When I came up to Geneva for the weekend the plan was to run an ultra distance training run on Saturday and then back it up with a shorter run on Sunday morning. Yesterday, though, that plan fell through and I had a terrible run that ended about 25K earlier than I had planned for it to end. My knee hurt, I didn’t push on, and I returned to Geneva by train to watch the Milano-San Remo race on TV and reflect on what had gone wrong.
However, I was not entirely beaten. I rested on the bed eating salami and cheese to keep things all nice and Italian for the race, then took a pre-dinner walk around Geneva to see how my knee was feeling. The verdict? It was OK as long as I was careful not to twist it side-to-side. I made the decision to test it out this morning and see just how it felt running.
Leaving the hotel, I had not idea whether my run would be half an hour, an hour, a 20K or more. It would all depend on my knee, how I felt, and how I thought it was faring with the strain of running. What I wasn’t going to do was stress the knee to the point of failure now less than four weeks out of the first ultra race of the season at Saint Fons.
I set out along the lake essentially following the same path I had on my walk the night before. I had noted the distance markers on my walk in the evening and knew where I would be hitting 4K and 5K which, if I turned there, would deliver me something in the order of a 10K for the morning. As I approached these points, though, I was feeling good and my knee was not giving me any trouble, so I continued on.
Pushing out of Geneva proper there was a long, slow incline. It probably counts as a hill and, in the end, I would have banked more than 200 meters of ascent for the morning, but it was slight and graded for the cars zipping alongside and not as challenging and steep as the rise to Fourviere or Croix Rousse back in Lyon. I took it in stride, kept a steady sort of pace up, and continued on.
As I got to the 10 kilometer point I knew I had a decision to make. If I turned around somewhere around here then I would bank a solid 20K for the morning and that was something I could be happy with. On the other hand, there were two things pulling me on a little further: first, the chance to run across the Swiss-French border, something I have never done before; second, if I could push on a little further then I might be able to actually bring up the 150K week I had set myself in the original training plan.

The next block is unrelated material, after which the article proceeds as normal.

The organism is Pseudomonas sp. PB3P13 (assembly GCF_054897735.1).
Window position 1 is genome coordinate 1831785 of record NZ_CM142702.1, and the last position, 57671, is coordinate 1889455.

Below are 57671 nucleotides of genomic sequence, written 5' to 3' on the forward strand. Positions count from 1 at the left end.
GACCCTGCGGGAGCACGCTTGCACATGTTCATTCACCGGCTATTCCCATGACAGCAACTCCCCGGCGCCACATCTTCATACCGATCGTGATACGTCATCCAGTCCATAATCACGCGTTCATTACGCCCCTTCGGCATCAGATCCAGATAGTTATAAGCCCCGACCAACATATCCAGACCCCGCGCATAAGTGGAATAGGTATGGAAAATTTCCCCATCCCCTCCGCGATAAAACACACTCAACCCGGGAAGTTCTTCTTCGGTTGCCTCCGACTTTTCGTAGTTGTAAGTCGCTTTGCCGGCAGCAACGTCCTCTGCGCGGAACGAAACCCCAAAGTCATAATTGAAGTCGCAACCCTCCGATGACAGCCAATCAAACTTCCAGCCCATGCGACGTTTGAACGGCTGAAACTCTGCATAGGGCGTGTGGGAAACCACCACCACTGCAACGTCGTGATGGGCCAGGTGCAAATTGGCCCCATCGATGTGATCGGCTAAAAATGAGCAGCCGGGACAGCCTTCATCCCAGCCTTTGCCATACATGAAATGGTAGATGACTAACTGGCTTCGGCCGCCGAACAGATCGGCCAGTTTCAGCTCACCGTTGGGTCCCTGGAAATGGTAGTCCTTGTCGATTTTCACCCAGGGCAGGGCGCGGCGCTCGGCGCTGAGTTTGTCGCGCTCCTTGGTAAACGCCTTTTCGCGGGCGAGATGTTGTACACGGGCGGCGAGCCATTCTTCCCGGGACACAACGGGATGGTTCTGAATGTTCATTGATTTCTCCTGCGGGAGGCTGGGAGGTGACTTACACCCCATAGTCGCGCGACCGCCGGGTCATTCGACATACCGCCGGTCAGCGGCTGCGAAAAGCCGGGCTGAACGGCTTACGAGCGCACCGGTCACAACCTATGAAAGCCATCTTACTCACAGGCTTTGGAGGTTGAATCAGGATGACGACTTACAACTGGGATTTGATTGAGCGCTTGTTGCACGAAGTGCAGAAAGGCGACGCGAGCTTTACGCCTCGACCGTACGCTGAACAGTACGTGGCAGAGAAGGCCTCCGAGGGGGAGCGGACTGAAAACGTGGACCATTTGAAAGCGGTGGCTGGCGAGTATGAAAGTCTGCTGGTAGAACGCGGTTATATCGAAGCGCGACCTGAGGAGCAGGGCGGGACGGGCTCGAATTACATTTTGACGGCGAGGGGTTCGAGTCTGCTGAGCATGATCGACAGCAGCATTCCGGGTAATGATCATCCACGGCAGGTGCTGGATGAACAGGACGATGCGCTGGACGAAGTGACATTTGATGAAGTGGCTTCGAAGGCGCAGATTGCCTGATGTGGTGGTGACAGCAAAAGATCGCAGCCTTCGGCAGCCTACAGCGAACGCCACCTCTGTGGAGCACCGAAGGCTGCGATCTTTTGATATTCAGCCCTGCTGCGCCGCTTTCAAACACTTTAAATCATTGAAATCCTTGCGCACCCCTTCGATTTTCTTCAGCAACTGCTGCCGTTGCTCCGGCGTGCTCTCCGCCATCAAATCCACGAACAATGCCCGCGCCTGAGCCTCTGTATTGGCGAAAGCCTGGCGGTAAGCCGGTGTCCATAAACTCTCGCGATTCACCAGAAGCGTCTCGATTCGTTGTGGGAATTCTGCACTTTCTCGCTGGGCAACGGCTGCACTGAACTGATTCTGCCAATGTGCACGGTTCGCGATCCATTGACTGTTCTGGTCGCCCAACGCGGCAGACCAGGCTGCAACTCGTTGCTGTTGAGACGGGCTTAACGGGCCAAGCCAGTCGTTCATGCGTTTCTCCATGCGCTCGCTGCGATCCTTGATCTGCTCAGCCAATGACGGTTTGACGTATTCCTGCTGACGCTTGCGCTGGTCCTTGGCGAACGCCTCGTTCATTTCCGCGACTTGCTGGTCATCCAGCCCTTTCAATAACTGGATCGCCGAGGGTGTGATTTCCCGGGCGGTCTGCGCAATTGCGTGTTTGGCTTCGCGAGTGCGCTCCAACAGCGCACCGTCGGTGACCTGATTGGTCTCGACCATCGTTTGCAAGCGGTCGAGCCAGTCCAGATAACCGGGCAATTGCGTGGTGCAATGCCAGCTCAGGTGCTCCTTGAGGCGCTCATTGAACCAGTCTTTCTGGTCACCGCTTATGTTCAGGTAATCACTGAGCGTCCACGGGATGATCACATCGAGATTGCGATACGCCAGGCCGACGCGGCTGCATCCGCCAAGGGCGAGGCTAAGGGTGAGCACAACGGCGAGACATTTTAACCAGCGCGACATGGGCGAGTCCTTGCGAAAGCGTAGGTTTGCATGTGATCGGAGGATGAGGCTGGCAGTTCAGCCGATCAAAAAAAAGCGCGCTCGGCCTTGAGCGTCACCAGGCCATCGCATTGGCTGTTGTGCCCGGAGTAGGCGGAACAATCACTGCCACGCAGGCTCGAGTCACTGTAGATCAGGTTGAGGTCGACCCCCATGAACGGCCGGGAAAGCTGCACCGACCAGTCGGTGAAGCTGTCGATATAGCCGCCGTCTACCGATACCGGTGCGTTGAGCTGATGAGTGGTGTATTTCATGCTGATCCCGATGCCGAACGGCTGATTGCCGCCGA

So I kept on going.
I crossed the border a little over 11 kilometers into the run and then continued a little further down the road to the first French town after the border, Veigy-Foncenex. I ran through the town, turning around at the 15 kilometer point of the run and heading back the way I had come. At this point I knew that I would have at least 30 kilometers of running banked by the time I got back to the hotel but I was already thinking of hitting the 40K point and closing out the 150K week I had originally planned.
But there was a problem: as I had left the hotel not knowing whether I would be running 30 minutes or four hours, I had not taken any food or water with me. All I had in my pockets were a credit card, an ID card, and my phone with which I was listening to podcasts and keeping myself amused. So, just after the 18 kilometer point and after crossing the border back into Switzerland, I stopped at a gas station and bought two half-liter bottles of water. I drank one almost immediately, and ran with the other one in my hand for later in the run. It wasn’t electrolyte rich and I wasn’t eating anything, but at least I was hydrated now.
I ran back down the incline that I had run up a little while before and then, on entering Geneva, I turned left and decided to add another hill or two to the run. My goal in this was to ‘find’ the final 10K that would take my 30K out-and-back to a 40K total run. I followed the signs for Carouge, then hit the Pleinpalais, then finally found my way back – after being turned around a little, to be sure – to the center of Geneva. I ran up to the center of town, found an open Starbucks near the Rue de Lausanne, and clicked stop on the Garmin as I ventured inside to grab a coffee and celebrate finishing the 150K week in a way I never imagined I would.